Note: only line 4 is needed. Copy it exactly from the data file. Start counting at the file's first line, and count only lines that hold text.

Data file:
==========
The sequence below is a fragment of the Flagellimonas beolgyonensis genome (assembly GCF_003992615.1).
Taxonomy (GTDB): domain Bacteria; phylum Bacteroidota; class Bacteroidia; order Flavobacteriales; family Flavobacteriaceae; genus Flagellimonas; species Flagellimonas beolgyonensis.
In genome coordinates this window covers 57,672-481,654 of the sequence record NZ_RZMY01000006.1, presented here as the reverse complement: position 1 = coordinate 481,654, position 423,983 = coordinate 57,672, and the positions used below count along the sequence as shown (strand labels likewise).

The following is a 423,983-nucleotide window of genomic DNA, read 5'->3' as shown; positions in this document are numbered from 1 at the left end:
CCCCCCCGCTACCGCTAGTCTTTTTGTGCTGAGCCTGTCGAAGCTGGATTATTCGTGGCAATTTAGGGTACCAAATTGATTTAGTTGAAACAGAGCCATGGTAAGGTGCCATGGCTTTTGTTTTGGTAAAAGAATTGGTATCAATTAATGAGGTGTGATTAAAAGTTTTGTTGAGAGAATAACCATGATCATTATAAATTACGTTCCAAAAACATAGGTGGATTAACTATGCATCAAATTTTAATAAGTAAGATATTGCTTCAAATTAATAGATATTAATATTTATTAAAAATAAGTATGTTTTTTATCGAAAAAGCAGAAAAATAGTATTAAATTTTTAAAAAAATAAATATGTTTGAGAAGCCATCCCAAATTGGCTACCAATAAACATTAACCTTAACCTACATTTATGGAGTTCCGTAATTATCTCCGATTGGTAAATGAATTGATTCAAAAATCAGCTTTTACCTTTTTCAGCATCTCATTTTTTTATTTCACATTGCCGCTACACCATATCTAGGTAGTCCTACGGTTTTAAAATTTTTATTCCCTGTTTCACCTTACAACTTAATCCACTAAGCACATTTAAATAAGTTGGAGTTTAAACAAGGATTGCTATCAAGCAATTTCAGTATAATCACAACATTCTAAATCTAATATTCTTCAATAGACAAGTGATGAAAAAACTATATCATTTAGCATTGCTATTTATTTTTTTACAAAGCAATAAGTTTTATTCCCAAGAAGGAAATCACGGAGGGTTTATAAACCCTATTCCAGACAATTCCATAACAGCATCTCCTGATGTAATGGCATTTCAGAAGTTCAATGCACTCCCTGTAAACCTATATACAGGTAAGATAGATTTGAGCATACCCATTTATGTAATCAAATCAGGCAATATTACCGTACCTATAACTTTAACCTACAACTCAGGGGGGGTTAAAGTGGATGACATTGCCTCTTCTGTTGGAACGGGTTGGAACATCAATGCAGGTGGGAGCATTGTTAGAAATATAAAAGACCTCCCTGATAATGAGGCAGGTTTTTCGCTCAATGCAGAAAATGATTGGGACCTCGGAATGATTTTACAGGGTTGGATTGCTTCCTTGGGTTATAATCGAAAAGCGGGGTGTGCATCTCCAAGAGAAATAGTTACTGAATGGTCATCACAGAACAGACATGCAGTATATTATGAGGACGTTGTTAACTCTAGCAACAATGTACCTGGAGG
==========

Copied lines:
The following is a 423,983-nucleotide window of genomic DNA, read 5'->3' as shown; positions in this document are numbered from 1 at the left end: